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Should You Rent Out Your Spare Bedroom?

Posted By: Eliezer Galicia |  Apr 14

Should you rent out your spare bedroom? The mortgage bill just arrived in the mail and it’s due by the end of the month. Money may be tight due to the Covid pandemic and the current state of the economy. You can barely make the payment this month, but what about next month? The financial uncertainty is causing a great deal of stress. You know that you need to do something about it. However, a second job or a side gig is out of the question. You just don’t have the extra time in your week. A great deal of people are in the same exact situation. Then it dawns on you. What about renting out the spare bedroom? It’s just sitting there. It’s not like you need it for guests. The rent you can charge for it would go a long way in helping you make ends meet.

It would certainly take some of the stress from you each month. However, is it actually a good idea? Many homeowners are renting out a room in their house these days. Although this may feel like a drastic step, it was actually a common practice years ago. In fact, hosting a tenant is an incredibly easy way to help you pay the monthly bills. It will provide you with an additional income stream. The next question you may be asking yourself is how you can find a reliable tenant to rent your room. The following information will provide you with some guidelines to help you rent your room without issues.

Rent Out Your Spare Bedroom

Advantages and Disadvantages of Renting a Room in Your Home

Renting a room in your home to a stranger certainly comes with many advantages. It also includes some disadvantages as well. That is why you should always consider the following prior to making your ultimate decision.

Advantages

The most significant advantage to renting a room in your home to a stranger is the rental income. The money will help offset your monthly mortgage payment and other expenses such as utilities. In fact, you can use the additional income to help pay off your mortgage faster. You can also use it to pay your credit card payments, student loans, and other debt. Some homeowners put the money directly into their savings account. For example, if you charge $600 per month to rent the room it’s an additional $600 per month in income. You can basically do whatever you want to with the extra money.

Disadvantages

The biggest disadvantage of renting out a room in your home is that you don’t know the tenant. Although you can’t control what they do, you can set ground rules. It is also a good idea to put those ground rules in writing as part of the lease agreement.

You may even want to conduct a credit check on any potential tenants. If you’re listing your room for rent with a professional real estate agent, they can help you with this. It may also be difficult finding a renter that you will get along with. For example, they may be a good person with a good track record of paying on time, but you may not get along with them.

Researching Local Rental laws

Getting Started

You’ve determined that it’s the right move to rent out a room in your home. The advantages outweigh the disadvantages- you could definitely use the extra income. Now you need to execute on the plan. That being stated, you need to make sure that you do things properly. The following protocols will go a long way in ensuring a better experience for both you and your tenant.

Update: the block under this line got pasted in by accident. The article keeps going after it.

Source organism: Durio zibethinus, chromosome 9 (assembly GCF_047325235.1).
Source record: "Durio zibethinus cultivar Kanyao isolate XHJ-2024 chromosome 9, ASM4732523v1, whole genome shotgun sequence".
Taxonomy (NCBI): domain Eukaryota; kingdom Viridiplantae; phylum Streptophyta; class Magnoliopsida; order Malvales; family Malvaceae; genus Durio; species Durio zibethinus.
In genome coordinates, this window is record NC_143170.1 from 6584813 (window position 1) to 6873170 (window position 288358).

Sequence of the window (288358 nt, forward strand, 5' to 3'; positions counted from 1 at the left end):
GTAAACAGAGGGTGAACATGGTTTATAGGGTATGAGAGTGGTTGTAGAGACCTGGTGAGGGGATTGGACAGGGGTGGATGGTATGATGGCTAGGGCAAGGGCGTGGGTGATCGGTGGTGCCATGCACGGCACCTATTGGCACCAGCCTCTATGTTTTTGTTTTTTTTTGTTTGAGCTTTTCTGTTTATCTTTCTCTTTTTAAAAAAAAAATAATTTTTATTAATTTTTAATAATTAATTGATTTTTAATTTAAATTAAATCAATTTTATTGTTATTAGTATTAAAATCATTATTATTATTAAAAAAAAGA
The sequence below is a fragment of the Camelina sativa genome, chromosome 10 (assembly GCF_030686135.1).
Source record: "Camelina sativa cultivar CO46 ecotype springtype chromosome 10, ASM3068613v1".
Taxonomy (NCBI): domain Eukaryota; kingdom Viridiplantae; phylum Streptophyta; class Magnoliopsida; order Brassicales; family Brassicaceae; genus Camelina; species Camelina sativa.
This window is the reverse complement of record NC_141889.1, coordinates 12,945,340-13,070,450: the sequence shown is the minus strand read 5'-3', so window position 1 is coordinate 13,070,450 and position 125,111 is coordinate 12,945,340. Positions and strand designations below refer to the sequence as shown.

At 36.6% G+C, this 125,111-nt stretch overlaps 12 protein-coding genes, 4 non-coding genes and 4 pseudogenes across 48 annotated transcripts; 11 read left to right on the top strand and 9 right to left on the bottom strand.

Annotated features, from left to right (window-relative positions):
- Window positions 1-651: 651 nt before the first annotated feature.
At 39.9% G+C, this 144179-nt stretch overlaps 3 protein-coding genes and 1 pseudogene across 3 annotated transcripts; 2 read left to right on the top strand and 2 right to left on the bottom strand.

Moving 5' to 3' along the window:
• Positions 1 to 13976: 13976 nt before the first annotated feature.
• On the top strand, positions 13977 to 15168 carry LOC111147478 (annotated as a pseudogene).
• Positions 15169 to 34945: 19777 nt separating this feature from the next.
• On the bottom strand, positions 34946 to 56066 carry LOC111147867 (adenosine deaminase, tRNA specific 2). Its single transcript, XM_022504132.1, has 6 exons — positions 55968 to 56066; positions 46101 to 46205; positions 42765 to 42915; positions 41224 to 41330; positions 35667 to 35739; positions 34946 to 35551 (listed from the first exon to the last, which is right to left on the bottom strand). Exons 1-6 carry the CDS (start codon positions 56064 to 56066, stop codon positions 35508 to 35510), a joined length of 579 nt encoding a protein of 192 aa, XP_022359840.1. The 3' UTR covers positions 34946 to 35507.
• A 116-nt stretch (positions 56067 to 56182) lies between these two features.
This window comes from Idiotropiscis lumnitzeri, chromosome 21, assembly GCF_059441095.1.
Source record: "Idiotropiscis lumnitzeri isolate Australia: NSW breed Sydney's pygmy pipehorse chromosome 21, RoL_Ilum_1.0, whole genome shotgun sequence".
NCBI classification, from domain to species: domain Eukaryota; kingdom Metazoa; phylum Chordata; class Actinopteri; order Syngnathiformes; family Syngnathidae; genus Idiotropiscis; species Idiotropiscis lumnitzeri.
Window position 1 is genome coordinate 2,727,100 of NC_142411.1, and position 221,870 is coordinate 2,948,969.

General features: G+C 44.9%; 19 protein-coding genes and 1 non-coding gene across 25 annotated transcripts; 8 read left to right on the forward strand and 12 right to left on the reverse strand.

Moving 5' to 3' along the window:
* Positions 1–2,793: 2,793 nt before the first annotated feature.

Research Your Local Tenant Laws

First and foremost, you need to make sure that you’re in compliance with the local tenant laws. They can differ from one town to the next. The city of Boston has their own set of tenant laws. However, most ordinances require that tenants must have access to clean water. They must also have access to working plumbing. Some municipalities require that your windows are large enough to be used as a fire escape. Some municipalities require that the room has outdoor access.

You should absolutely contact the relevant authorities for your city or town. You can also visit your city or town’s website in order to research this vital information. You should also check the by-laws if you’re part of a homeowner’s or condo association. For example, some HOA’s don’t allow you to rent a room to a non-relative. A great deal of HOA’s don’t allow you to rent out a room in any situation.

Inform Your Insurance Company

You’ve determined that you’re actually allowed to rent a room in your home. The next phase is to see if your homeowner’s insurance actually allows it. Some insurance companies are fine with it, while others are do not allow it. In addition, some insurance companies won’t raise the premiums while others will. In fact, some policies will go up significantly if you rent a room to a tenant. This is because your tenant increases your liability. They could cause damage to themselves and/ or the property.

Did you know that your insurance carrier could revoke your coverage if you rent out a room? That leaves you completely unprotected if a disaster happens to strike. If you lose your homeowner’s insurance coverage, you’ll need to obtain landlord insurance. That typically costs 15-20 percent more than homeowner’s insurance. That increase alone can be a deal breaker when it comes to renting out a room in your home.

Pick Which Room You’re Going to Rent

Most people that rent out a room in their home rent a spare or guest bedroom. However, there are a few things to consider when choosing which room in your home you want to rent. If you have a master bedroom, you may want to consider renting that instead of the empty bedroom. That way you can charge a lot more money for the rent. The difference may be worth you moving into the spare bedroom. For example, you charge $600 per month to rent the spare bedroom. However, you can charge $800 per month to rent the master bedroom.

Just imagine what you can do with that additional income per year. If you have a finished basement with kitchenette and bathroom that is even better. You can certainly rent that for more money than the master bedroom. It’s like renting an entire studio apartment. It also provides you and your tenant with far more privacy. In essence, you are upstairs, and your tenant is downstairs. That way, it won’t feel like someone who you don’t know is sleeping in the room next to you. Try to create an arrangement that provides you and your tenant with some privacy.